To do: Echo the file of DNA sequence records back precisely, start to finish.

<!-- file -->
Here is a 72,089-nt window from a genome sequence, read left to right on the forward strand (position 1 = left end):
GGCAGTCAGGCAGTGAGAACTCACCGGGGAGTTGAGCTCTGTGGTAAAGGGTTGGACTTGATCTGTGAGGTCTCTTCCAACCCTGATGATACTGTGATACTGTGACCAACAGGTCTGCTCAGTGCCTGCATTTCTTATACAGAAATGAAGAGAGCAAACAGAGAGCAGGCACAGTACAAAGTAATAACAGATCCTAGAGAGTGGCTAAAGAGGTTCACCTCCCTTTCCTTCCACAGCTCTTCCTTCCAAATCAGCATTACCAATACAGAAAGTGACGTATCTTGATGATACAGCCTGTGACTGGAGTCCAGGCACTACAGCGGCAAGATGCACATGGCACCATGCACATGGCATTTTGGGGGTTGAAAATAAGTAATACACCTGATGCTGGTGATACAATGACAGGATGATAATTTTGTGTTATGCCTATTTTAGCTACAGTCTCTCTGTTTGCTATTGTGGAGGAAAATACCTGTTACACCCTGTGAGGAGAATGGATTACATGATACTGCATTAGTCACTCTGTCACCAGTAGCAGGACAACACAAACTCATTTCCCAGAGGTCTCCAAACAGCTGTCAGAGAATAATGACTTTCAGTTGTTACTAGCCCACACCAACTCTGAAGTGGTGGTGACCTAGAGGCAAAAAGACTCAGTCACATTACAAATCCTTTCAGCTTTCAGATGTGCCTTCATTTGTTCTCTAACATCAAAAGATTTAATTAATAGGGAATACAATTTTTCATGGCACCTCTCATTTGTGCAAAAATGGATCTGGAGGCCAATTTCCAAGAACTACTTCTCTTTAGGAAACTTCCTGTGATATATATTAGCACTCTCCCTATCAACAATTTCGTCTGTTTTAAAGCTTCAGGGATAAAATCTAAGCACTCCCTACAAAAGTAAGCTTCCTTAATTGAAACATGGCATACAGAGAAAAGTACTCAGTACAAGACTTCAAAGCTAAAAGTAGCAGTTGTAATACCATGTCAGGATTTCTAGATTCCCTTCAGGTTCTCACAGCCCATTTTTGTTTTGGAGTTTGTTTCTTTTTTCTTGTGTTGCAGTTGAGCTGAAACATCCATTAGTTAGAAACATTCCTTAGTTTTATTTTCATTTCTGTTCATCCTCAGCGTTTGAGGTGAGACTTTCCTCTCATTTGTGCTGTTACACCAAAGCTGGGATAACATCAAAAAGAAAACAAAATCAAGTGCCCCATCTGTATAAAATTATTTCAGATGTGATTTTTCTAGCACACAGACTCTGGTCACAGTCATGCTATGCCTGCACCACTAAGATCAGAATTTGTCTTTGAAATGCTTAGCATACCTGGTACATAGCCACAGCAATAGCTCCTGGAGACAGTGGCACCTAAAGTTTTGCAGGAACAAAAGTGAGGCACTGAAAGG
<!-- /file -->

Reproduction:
Here is a 72,089-nt window from a genome sequence, read left to right on the forward strand (position 1 = left end):
GGCAGTCAGGCAGTGAGAACTCACCGGGGAGTTGAGCTCTGTGGTAAAGGGTTGGACTTGATCTGTGAGGTCTCTTCCAACCCTGATGATACTGTGATACTGTGACCAACAGGTCTGCTCAGTGCCTGCATTTCTTATACAGAAATGAAGAGAGCAAACAGAGAGCAGGCACAGTACAAAGTAATAACAGATCCTAGAGAGTGGCTAAAGAGGTTCACCTCCCTTTCCTTCCACAGCTCTTCCTTCCAAATCAGCATTACCAATACAGAAAGTGACGTATCTTGATGATACAGCCTGTGACTGGAGTCCAGGCACTACAGCGGCAAGATGCACATGGCACCATGCACATGGCATTTTGGGGGTTGAAAATAAGTAATACACCTGATGCTGGTGATACAATGACAGGATGATAATTTTGTGTTATGCCTATTTTAGCTACAGTCTCTCTGTTTGCTATTGTGGAGGAAAATACCTGTTACACCCTGTGAGGAGAATGGATTACATGATACTGCATTAGTCACTCTGTCACCAGTAGCAGGACAACACAAACTCATTTCCCAGAGGTCTCCAAACAGCTGTCAGAGAATAATGACTTTCAGTTGTTACTAGCCCACACCAACTCTGAAGTGGTGGTGACCTAGAGGCAAAAAGACTCAGTCACATTACAAATCCTTTCAGCTTTCAGATGTGCCTTCATTTGTTCTCTAACATCAAAAGATTTAATTAATAGGGAATACAATTTTTCATGGCACCTCTCATTTGTGCAAAAATGGATCTGGAGGCCAATTTCCAAGAACTACTTCTCTTTAGGAAACTTCCTGTGATATATATTAGCACTCTCCCTATCAACAATTTCGTCTGTTTTAAAGCTTCAGGGATAAAATCTAAGCACTCCCTACAAAAGTAAGCTTCCTTAATTGAAACATGGCATACAGAGAAAAGTACTCAGTACAAGACTTCAAAGCTAAAAGTAGCAGTTGTAATACCATGTCAGGATTTCTAGATTCCCTTCAGGTTCTCACAGCCCATTTTTGTTTTGGAGTTTGTTTCTTTTTTCTTGTGTTGCAGTTGAGCTGAAACATCCATTAGTTAGAAACATTCCTTAGTTTTATTTTCATTTCTGTTCATCCTCAGCGTTTGAGGTGAGACTTTCCTCTCATTTGTGCTGTTACACCAAAGCTGGGATAACATCAAAAAGAAAACAAAATCAAGTGCCCCATCTGTATAAAATTATTTCAGATGTGATTTTTCTAGCACACAGACTCTGGTCACAGTCATGCTATGCCTGCACCACTAAGATCAGAATTTGTCTTTGAAATGCTTAGCATACCTGGTACATAGCCACAGCAATAGCTCCTGGAGACAGTGGCACCTAAAGTTTTGCAGGAACAAAAGTGAGGCACTGAAAGG